5 Essential Music Photography Tips
New to the world of live music photography? Here’s five basic and essential concert photography tips that every new live music shooter should know, whether you’re just shooting from the crowd or have just scored your first photo pass.
Think of this as a follow-up to the completely non-technical post, “6 Tips Every New Music Photographer Should Know” – but if you are new to music photography, be sure to check out that post as well.
What follows are 5 technical tips, but don’t worry – they’re all simple and things that just about anyone can incorporate into their shooting, even without a fancy camera.
Live Music Photography Quick Tips
1) Shoot in RAW
Shooting in RAW will give you the most flexibility and the best image quality. With flash memory and harddrive space as inexpensive as it is, there’s no reason not to shoot RAW. If you must shoot JPG because you’re more comfortable with that format, at least shoot RAW + JPG so you’re covered on all fronts, now and in the future, for maximum quality.
2) Crank the ISO
Don’t be afraid to crank the ISO on your camera. Yes, it will produce more noise, but frankly if noisy or grainy images are the worst parta of your issues, then consider that you’ve done everything else right. I don’t know about you, but I’ll take a sharp, grainy image over a blurry, noiseless image any day.
3) Shoot in Manual Mode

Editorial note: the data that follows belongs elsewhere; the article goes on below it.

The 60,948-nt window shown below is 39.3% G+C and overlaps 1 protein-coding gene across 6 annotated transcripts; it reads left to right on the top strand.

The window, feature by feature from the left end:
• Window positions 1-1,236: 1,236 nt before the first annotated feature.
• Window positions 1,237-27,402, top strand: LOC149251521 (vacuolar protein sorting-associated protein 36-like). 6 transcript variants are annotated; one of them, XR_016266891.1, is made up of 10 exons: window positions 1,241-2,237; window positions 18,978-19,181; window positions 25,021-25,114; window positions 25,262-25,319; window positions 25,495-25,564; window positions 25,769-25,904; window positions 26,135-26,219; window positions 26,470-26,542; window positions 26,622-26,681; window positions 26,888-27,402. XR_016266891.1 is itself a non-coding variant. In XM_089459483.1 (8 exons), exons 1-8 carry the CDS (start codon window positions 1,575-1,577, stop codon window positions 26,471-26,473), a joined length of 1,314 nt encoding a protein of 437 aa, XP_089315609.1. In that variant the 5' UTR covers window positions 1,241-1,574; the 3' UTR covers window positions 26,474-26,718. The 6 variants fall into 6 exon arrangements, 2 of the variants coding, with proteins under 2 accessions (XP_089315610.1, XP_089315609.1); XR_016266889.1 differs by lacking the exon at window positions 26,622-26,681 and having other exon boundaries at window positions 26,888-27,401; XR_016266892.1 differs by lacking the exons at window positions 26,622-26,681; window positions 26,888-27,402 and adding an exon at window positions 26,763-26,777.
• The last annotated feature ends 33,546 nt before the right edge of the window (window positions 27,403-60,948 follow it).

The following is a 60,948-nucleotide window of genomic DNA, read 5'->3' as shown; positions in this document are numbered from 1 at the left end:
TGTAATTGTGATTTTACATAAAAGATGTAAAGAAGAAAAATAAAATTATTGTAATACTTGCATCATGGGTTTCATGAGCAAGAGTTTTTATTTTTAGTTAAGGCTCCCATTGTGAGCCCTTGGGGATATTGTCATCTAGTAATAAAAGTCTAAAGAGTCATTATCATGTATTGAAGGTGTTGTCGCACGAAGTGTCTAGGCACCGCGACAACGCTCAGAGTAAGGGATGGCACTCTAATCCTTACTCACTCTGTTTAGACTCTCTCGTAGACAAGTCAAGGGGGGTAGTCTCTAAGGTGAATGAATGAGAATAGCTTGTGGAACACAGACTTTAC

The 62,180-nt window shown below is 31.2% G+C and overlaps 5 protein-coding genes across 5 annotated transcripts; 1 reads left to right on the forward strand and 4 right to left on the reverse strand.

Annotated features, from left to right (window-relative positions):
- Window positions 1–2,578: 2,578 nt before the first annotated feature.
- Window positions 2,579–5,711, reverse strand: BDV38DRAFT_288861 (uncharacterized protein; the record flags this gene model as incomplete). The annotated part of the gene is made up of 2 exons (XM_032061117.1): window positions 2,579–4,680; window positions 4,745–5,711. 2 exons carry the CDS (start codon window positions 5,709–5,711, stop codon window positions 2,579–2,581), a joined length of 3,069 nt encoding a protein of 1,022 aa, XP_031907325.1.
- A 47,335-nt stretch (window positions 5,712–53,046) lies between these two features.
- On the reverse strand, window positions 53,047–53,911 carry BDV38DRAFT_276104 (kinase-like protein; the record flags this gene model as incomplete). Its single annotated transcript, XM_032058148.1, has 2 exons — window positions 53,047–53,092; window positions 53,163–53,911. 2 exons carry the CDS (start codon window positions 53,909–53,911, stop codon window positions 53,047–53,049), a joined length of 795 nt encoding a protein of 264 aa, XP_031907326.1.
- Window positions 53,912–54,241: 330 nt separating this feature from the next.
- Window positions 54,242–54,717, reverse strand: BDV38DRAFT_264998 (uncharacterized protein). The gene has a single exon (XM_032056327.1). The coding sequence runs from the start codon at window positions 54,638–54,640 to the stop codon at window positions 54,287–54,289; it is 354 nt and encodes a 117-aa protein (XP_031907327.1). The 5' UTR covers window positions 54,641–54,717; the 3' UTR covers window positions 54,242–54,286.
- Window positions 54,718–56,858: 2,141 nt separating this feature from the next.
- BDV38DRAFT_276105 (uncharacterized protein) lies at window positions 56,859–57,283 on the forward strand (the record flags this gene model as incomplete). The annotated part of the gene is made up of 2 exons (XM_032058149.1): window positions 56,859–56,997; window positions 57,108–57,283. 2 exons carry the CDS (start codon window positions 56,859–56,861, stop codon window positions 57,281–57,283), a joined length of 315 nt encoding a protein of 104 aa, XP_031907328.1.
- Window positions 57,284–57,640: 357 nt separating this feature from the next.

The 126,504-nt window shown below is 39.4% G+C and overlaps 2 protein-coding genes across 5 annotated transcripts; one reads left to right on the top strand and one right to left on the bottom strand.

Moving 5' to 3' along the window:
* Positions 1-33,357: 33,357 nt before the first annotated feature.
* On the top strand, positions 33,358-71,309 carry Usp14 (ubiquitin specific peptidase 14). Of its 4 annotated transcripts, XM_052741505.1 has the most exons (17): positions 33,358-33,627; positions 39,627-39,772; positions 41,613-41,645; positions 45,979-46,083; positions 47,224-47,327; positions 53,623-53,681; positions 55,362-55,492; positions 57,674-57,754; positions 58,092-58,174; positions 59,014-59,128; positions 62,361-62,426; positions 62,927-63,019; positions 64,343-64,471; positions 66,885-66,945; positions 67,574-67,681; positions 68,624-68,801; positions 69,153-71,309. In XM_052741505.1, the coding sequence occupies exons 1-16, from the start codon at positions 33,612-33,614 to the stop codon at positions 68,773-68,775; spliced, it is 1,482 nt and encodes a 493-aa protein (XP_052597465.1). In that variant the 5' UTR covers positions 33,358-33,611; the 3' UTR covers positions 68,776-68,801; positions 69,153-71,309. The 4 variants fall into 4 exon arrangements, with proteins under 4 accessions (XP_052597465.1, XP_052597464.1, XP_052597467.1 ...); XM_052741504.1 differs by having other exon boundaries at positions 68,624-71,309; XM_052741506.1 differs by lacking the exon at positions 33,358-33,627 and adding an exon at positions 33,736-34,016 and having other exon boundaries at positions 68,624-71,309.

Short of strobes and other very short duration lighting effects, most concert lighting doesn’t actually change that much in terms normal levels. Shooting in manual mode is the easiest way to control your exposure and create consistent, repeatable results. Read my tutorials on exposure and metering and practice before using manual mode at a show. You’ll love it.
4) Auto White Balance
People are always asking me what white balance setting I use for my work, but it’s no secret kelvin temperature. I use auto WB almost 100% of the time. For most indoor shows, auto WB will get you ballpark most of the time, with the rare exception being mono-color LED lighting or mixed-source lighting. If you’re shooting RAW, you can always adjust color temperature later without a huge hit to image quality.
5) Wear Earplugs
This is the one gear recommendation I’m going to make. Don’t worry about a better low light lens unless your ears are filled with something besides eardrum-crushing decibels. I recommend Hearos Extreme Protection earplugs for new shooters – they’re cheap, comfortable and reduce a nice -33dB of noise. Read my review of these extremely effective plugs.
So there you have it. 5 essential tips that I guarantee you most pros are practicing every single time they’re in the pit, but which might not be obvious to new music photographers. Better yet, these are tips that don’t have anything to do with camera gear (unless your camera doesn’t support RAW), so you can implement these even if you’re using a point ‘n shoot camera.
Looking for more technical tips? Don’t worry, I’ve got those for you as well:
Happy shooting, guys.
My Camera DSLR and Lenses for Concert Photography
I use two of the Nikon D800 for the majority of my work. High resolution, excellent high ISO in a robust but still compact body.
Nikon 24-70mm f/2.8:
For most gigs, the 24-70mm is my go-to lens. Exceptional image quality at wide apertures and super-functional range.
Nikon 70-200mm f/2.8 VR:
A perfect pair to the Nikon 24-70mm f/2.8, I can basically shoot any job with the midrange and this lens. Superb image quality.
Nikon 14-24mm f/2.8:
Ultra-wide perspective, ridiculously sharp even wide open at f/2.8. I love using this lens up-close and personal, where it excels.